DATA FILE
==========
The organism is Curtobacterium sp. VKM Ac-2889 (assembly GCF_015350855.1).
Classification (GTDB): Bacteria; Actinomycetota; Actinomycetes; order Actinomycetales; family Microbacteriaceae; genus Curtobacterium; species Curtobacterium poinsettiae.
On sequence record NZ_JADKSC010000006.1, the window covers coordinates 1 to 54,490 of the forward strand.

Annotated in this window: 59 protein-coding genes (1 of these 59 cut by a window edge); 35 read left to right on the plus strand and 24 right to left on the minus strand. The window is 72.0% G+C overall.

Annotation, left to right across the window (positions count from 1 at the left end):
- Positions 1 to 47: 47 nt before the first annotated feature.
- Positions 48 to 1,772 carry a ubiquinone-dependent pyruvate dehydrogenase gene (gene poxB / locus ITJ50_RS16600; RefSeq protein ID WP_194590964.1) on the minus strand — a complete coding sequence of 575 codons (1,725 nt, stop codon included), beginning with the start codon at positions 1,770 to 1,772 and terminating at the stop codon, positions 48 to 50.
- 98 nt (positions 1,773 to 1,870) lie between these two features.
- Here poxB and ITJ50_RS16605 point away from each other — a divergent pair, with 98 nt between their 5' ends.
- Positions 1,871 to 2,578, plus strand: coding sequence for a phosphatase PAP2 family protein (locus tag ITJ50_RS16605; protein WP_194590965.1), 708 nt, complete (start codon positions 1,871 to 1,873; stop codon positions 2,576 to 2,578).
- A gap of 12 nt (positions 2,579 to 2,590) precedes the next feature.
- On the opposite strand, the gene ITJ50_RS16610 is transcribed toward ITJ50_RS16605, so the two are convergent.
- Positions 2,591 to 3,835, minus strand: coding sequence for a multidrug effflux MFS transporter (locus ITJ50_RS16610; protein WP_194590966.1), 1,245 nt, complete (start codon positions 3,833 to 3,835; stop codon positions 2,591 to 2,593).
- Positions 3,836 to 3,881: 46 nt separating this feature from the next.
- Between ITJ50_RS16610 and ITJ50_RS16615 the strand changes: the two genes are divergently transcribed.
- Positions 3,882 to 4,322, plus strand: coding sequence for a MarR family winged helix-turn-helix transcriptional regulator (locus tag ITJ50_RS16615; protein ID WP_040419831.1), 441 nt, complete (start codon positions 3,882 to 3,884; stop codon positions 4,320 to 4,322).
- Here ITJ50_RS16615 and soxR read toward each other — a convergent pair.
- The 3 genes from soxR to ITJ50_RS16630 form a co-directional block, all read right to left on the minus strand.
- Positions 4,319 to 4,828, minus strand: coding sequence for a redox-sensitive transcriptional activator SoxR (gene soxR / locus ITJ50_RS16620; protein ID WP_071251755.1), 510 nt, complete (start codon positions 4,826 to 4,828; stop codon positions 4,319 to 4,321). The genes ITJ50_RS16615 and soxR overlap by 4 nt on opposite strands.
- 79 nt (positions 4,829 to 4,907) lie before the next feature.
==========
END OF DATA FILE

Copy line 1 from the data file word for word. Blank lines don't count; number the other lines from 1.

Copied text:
The organism is Curtobacterium sp. VKM Ac-2889 (assembly GCF_015350855.1).